The dike between North Sea and Ijssel...
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Panoramic photo by Emile Duijker EXPERT Taken 21:18, 11/01/2010 - Views loading...

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The dike between North Sea and Ijsselmeer

The World > Europe > Netherlands

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The afsluitdijk, taken from the tower of the landmark in the middle of this 30 km dike that separates the North Sea from the Ijselmeer. The "Monument op de afsluitdijk" is build on the spot where the final gap in the dike was closed during construction.The dike structure was completed in 1932 as a measure to protect the land behind a weak and irregular 250 km patchwork of anti-flood measures around the Ijsselmeer former Zuiderzee against tide and floods. The flood of 1916 triggered this project. Ir. Cornelis Lely played an important role in design, politics and realization. The state owned landmark with tower and restaurant is designed by Willem Marinus Dudok in 1918 and was build in 1933.

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Nearby images in Netherlands

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A: Afsluitdijk Monument Netherlands

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J: Hindeloopen1 (2010)

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This panorama was taken in Netherlands, Europe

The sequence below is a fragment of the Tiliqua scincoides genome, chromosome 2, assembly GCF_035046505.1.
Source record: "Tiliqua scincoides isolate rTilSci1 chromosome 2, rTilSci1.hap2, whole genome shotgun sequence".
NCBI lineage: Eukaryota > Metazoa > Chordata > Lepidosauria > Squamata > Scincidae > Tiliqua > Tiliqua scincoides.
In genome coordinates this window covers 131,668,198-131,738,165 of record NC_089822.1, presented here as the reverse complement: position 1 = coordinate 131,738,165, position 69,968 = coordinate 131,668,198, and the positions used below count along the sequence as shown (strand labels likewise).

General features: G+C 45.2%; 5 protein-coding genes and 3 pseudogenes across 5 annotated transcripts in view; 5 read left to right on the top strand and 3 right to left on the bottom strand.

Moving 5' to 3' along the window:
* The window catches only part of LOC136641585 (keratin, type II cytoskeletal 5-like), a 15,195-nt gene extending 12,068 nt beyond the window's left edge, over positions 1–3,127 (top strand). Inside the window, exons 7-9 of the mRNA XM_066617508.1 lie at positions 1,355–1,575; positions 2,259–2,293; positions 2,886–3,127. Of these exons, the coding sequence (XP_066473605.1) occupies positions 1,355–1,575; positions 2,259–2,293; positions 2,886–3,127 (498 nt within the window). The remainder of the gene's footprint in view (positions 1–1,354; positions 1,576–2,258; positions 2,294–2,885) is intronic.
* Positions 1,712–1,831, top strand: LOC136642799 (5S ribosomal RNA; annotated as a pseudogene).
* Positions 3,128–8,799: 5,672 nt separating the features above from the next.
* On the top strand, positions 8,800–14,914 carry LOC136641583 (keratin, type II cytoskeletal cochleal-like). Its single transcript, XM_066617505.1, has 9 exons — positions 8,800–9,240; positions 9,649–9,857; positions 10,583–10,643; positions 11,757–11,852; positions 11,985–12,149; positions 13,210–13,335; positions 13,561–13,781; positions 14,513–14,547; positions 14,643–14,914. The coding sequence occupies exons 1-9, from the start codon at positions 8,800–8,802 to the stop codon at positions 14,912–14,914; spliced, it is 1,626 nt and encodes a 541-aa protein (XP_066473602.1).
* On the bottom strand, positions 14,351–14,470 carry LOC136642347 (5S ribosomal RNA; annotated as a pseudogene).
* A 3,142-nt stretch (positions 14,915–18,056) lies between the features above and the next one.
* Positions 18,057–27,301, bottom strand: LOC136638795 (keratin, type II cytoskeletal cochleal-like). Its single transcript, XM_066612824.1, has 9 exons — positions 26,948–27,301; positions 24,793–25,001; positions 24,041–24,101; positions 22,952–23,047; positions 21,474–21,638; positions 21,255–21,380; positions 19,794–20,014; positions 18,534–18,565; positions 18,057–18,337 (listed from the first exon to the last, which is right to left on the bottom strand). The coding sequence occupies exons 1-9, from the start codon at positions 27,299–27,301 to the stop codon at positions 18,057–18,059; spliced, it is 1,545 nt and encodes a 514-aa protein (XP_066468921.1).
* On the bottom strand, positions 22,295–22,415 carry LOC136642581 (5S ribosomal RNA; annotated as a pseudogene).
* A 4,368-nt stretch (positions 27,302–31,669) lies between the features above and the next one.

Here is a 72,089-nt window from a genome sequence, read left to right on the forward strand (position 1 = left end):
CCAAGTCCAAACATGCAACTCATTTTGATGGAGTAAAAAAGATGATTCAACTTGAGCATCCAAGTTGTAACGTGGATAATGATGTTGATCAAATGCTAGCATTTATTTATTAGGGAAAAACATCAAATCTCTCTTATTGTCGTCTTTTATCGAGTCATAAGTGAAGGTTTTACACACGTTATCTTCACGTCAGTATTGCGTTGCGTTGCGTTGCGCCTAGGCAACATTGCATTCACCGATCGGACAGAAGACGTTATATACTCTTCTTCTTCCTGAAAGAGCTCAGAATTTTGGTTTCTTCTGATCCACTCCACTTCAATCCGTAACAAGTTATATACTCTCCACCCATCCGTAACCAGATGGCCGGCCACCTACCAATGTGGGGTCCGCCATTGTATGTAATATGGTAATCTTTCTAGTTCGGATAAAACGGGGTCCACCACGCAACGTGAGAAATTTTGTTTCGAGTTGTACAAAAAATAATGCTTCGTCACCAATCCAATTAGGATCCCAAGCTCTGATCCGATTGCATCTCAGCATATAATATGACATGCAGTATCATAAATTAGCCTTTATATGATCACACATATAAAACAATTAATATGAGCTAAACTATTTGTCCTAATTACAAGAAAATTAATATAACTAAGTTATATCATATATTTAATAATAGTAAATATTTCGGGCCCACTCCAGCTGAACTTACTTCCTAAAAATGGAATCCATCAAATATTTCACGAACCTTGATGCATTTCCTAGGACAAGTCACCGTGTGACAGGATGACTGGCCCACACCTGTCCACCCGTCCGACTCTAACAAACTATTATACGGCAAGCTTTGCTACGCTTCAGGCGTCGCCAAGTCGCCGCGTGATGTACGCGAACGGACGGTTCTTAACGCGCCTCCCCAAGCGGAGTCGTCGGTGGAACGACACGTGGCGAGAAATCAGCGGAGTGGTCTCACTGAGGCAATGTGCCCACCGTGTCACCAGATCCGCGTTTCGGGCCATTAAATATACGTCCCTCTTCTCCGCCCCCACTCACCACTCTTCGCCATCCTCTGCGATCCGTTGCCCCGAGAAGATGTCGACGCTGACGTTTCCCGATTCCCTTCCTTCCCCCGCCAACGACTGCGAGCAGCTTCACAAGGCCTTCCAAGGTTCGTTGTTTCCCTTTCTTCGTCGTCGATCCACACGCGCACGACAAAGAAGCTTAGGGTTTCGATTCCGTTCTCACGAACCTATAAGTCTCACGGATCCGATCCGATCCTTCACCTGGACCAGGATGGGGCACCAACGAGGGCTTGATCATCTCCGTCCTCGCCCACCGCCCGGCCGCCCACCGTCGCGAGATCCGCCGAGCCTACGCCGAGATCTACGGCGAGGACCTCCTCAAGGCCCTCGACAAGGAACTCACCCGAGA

This is an overview of Europe

Europe is generally agreed to be the birthplace of western culture, including such legendary innovations as the democratic nation-state, football and tomato sauce.

The word Europe comes from the Greek goddess Europa, who was kidnapped by Zeus and plunked down on the island of Crete. Europa gradually changed from referring to mainland Greece until it extended finally to include Norway and Russia.

Don't be confused that Europe is called a continent without looking like an island, the way the other continents do. It's okay. The Ural mountains have steadily been there to divide Europe from Asia for the last 250 million years. Russia technically inhabits "Eurasia".

Europe is presently uniting into one political and economic zone with a common currency called the Euro. The European Union originated in 1993 and is now composed of 27 member states. Its headquarters is in Brussels, Belgium.

Do not confuse the EU with the Council of Europe, which has 47 member states and dates to 1949. These two bodies share the same flag, national anthem, and mission of integrating Europe. The headquarters of the Council are located in Strasbourg, France, and it is most famous for its European Court of Human Rights.

In spite of these two bodies, there is still no single Constitution or set of laws applying to all the countries of Europe. Debate rages over the role of the EU in regards to national sovereignty. As of January 2009, the Lisbon Treaty is the closest thing to a European Constitution, yet it has not been approved by all the EU states. 

Text by Steve Smith.

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